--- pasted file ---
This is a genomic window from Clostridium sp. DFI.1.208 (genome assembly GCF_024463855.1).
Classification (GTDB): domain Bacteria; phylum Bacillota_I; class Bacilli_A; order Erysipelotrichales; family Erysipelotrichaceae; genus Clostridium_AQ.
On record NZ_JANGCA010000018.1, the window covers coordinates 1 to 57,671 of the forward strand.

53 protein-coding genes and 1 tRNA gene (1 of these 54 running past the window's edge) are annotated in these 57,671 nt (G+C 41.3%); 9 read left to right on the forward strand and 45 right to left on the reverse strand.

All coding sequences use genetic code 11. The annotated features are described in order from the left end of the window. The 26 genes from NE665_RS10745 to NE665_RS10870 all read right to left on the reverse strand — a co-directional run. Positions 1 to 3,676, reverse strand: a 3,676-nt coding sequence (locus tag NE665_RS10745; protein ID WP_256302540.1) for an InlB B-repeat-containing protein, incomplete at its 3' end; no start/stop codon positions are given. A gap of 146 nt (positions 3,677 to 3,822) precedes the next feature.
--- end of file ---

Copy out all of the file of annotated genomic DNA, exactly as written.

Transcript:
This is a genomic window from Clostridium sp. DFI.1.208 (genome assembly GCF_024463855.1).
Classification (GTDB): domain Bacteria; phylum Bacillota_I; class Bacilli_A; order Erysipelotrichales; family Erysipelotrichaceae; genus Clostridium_AQ.
On record NZ_JANGCA010000018.1, the window covers coordinates 1 to 57,671 of the forward strand.

53 protein-coding genes and 1 tRNA gene (1 of these 54 running past the window's edge) are annotated in these 57,671 nt (G+C 41.3%); 9 read left to right on the forward strand and 45 right to left on the reverse strand.

All coding sequences use genetic code 11. The annotated features are described in order from the left end of the window. The 26 genes from NE665_RS10745 to NE665_RS10870 all read right to left on the reverse strand — a co-directional run. Positions 1 to 3,676, reverse strand: a 3,676-nt coding sequence (locus tag NE665_RS10745; protein ID WP_256302540.1) for an InlB B-repeat-containing protein, incomplete at its 3' end; no start/stop codon positions are given. A gap of 146 nt (positions 3,677 to 3,822) precedes the next feature.